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Title:Single molecule investigation of antiviral signaling
Author(s):Doganay, Sultan
Director of Research:Ha, Taekjip
Doctoral Committee Chair(s):Ha, Taekjip
Doctoral Committee Member(s):Belmont, Andrew S.; Tapping, Richard I.; Schroeder, Charles M.
Department / Program:School of Molecular & Cell Bio
Discipline:Biophysics & Computnl Biology
Degree Granting Institution:University of Illinois at Urbana-Champaign
Subject(s):Retinoic acid-inducible gene 1 (RIG-I)
interferon beta (IFNB)
antiviral signaling
single molecule fluorescence in situ hybridization
Abstract:Retinoic acid-inducible gene 1 (RIG-I) plays a major role in antiviral innate immunity by detecting cytoplasmic viral RNA and triggering the pathway that leads to transcriptional activation of type I interferon (IFN). Type I IFN induces a large set of genes called interferon-stimulated genes (ISGs) that coordinate a response to antagonize viral invasion. We utilized single-molecule fluorescence in situ hybridization (smFISH) to study viral and antiviral gene expression in individual cells. We precisely quantified kinetics of mRNA expression of RIG-I with respect to IFN- in cells upon infection with Sendai virus (SeV). We found that RIG-I mRNA is directly induced by viral infection in the absence of IFN at the early stages of viral infection. High throughput screening of ISGs expression following viral infection revealed other genes, which we termed as “early genes”, induced via the IFN-independent mechanism. We found that this mechanism is dependent on interferon regulatory factor 7 (IRF7) and interferon regulatory factor 3 (IRF3). Simultaneous detection of mRNA of IFN-, viral L gene, and ISGs revealed distinct populations of IFN- expressing and non-expressing cells which are dependent on the early genes but are independent of other ISGs and the viral load. Single-cell analysis of IRF7/3- and NF-kB-dependent gene expression suggest that early IRF7/3-dependent gene expression may facilitate the activation of transcription factor NF-kB and contribute to the decision making process for IFN- production. Fluorescence microscopy is an essential tool in biology. However, fluorescence microscopy is limited by diffraction to a spatial resolution of >200 in lateral dimensions, and >500 nm in axial dimension, leaving many biological structures too small to study in detail. With the recent developments in super-resolution imaging techniques, the resolution limit of conventional fluorescence microscopy has been surpassed. One such technique is referred to as stochastic optical reconstruction microscopy (STORM), and provides ~ 20 nm lateral and ~ 50 nm axial resolution. We constructed a STORM microscope, and used it to image cellular localization of RIG-I in the virally infected cells. STORM imaging revealed clustering of RIG-I, that was not visible under conventional fluorescence microscope. One of the critical aspects of a virus life cycle is packaging of the viral genome. We studied packaging mechanism of Influenza A Virus (IAV). IAV possesses a segmented genome of eight, single-stranded RNAs. However, the exact copy number of each viral RNA segment per individual virus particle has been controversial for the past 50 years. To address this question, we combined single molecule TIRF microscopy and fluorescence in situ hybridization (FISH) to study the composition of viral RNAs at single-virus particle resolution. Our results showed that a high percentage of virus particles package a single copy of each segment of viral RNAs. Our findings support a model that the packaging of IAV genome is a selective and robust process.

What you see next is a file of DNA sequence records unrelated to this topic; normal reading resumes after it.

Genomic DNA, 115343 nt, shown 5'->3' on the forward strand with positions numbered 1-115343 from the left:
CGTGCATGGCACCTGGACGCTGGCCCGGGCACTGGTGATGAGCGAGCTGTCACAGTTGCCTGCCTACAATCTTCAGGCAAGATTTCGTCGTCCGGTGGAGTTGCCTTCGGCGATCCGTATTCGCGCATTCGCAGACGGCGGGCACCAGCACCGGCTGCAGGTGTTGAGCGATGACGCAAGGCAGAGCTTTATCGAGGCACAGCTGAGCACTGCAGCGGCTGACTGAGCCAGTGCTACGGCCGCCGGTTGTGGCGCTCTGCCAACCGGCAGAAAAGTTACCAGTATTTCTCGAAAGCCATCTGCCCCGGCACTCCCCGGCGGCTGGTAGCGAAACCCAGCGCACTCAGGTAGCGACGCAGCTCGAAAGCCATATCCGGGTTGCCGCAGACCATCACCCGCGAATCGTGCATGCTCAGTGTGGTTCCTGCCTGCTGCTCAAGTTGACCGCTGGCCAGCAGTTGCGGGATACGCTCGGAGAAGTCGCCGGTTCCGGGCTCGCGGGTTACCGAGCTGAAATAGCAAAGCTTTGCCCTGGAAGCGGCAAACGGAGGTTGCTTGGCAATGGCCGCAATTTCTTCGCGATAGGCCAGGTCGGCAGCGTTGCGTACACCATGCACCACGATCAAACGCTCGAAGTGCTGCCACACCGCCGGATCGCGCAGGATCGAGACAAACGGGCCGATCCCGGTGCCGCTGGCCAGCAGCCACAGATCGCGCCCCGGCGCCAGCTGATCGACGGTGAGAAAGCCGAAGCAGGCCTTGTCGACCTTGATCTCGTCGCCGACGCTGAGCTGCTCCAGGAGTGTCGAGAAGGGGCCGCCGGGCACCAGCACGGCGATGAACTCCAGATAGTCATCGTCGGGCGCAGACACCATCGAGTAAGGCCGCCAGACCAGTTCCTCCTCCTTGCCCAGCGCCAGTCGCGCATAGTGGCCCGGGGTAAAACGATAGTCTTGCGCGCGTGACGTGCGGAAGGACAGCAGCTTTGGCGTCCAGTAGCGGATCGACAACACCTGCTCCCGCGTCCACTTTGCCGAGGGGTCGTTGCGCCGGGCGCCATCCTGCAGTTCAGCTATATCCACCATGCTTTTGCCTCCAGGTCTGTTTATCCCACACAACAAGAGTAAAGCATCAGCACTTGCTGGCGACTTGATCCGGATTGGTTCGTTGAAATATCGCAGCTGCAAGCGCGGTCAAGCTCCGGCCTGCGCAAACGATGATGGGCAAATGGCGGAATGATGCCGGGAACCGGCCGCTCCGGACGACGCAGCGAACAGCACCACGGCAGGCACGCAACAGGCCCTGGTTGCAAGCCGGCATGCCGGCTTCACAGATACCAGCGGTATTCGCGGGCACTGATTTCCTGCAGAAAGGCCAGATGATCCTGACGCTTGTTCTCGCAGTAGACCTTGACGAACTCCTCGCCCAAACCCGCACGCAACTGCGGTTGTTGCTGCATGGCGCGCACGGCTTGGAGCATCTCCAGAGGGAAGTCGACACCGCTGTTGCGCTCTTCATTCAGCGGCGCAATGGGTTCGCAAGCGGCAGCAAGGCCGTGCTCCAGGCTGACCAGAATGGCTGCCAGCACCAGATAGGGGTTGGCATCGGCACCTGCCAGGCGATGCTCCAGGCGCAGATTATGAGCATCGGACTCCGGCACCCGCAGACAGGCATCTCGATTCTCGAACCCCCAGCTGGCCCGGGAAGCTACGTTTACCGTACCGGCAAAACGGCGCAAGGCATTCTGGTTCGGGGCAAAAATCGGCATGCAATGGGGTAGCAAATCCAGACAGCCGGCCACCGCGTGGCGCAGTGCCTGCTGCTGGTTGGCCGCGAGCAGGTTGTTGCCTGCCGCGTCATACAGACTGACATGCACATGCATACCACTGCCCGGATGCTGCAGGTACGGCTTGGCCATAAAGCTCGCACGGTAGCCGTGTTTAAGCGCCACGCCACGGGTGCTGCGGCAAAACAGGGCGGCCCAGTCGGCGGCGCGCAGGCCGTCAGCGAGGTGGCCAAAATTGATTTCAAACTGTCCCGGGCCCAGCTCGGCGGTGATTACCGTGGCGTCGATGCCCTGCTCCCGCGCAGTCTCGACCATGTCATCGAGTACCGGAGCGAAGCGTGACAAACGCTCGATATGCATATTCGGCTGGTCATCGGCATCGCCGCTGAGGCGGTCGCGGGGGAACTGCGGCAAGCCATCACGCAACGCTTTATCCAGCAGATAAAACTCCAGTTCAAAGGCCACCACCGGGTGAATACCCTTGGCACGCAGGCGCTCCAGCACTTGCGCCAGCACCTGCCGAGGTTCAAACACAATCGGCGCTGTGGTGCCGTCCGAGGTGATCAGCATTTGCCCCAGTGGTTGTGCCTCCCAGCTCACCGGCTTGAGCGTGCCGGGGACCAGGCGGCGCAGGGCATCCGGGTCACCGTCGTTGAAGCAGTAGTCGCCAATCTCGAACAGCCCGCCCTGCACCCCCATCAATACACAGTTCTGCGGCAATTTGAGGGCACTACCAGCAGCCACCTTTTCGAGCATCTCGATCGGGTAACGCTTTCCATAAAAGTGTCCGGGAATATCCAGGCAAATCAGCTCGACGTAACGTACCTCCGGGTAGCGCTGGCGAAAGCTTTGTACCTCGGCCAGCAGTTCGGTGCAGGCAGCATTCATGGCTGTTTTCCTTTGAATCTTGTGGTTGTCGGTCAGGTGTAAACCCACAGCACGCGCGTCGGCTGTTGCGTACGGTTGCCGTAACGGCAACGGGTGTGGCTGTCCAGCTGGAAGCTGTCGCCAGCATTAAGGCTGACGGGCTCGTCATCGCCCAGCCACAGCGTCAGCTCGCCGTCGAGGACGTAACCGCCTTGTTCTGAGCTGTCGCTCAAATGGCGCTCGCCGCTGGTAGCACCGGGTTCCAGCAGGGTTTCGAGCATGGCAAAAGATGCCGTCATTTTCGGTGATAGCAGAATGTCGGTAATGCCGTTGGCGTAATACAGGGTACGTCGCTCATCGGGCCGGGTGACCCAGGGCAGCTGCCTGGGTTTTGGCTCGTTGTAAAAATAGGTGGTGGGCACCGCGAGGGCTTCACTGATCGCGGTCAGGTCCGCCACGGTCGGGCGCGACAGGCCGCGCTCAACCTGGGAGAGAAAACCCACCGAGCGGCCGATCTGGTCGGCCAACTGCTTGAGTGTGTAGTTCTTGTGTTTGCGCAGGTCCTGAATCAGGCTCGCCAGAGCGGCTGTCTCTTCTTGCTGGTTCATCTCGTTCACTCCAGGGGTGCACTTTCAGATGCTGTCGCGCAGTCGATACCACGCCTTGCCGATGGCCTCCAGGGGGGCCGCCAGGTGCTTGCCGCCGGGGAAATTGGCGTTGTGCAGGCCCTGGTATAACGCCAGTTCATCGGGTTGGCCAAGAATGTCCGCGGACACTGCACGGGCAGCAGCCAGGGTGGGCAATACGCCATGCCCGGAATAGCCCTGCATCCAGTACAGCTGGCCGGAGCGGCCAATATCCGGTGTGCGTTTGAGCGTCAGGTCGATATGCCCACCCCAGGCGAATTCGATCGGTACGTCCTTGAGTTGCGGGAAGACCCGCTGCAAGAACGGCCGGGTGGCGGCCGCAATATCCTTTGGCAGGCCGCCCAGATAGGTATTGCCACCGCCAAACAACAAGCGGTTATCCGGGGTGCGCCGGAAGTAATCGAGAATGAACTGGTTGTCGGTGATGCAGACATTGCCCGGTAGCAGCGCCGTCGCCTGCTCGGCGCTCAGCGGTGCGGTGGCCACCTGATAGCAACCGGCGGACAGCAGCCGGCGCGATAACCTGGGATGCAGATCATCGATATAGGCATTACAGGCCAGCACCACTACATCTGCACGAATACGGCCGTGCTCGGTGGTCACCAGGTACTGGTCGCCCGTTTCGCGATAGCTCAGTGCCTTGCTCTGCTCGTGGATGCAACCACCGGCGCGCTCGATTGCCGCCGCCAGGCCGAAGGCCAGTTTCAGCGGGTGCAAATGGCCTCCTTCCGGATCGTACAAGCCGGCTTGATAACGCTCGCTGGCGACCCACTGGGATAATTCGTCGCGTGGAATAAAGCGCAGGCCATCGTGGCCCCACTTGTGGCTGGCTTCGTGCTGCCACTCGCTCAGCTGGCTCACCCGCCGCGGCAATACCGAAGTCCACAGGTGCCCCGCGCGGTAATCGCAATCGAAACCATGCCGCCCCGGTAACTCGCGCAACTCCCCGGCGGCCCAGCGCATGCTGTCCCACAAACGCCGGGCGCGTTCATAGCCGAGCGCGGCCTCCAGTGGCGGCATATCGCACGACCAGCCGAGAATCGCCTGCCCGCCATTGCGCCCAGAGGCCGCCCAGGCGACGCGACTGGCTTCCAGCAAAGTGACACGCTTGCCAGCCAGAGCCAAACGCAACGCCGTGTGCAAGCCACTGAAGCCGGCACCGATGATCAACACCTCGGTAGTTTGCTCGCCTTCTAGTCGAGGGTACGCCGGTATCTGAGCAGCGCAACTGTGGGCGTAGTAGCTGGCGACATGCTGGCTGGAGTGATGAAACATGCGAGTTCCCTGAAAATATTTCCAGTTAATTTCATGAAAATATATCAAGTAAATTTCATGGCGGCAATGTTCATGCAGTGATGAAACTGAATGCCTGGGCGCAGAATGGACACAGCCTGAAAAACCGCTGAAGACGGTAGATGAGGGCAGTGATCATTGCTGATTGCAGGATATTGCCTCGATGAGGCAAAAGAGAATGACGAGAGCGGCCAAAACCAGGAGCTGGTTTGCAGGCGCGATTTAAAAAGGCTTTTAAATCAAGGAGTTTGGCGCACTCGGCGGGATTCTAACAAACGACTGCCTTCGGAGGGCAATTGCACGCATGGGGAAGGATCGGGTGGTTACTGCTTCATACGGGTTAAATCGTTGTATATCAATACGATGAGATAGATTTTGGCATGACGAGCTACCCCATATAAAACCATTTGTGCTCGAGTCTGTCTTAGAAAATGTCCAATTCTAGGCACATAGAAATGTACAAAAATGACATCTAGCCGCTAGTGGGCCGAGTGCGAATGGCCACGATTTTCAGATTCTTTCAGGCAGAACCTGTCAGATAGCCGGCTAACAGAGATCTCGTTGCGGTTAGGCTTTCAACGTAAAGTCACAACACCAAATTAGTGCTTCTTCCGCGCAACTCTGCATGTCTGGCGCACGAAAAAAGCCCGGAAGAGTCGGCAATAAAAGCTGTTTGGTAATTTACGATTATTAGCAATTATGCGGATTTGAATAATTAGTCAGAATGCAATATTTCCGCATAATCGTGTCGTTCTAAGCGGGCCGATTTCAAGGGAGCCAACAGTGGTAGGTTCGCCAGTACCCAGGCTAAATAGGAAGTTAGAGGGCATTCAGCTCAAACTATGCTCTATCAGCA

Issue Date:2014-01-16
Rights Information:Copyright 2013 Sultan Doganay
Date Available in IDEALS:2014-01-16
Date Deposited:2013-12

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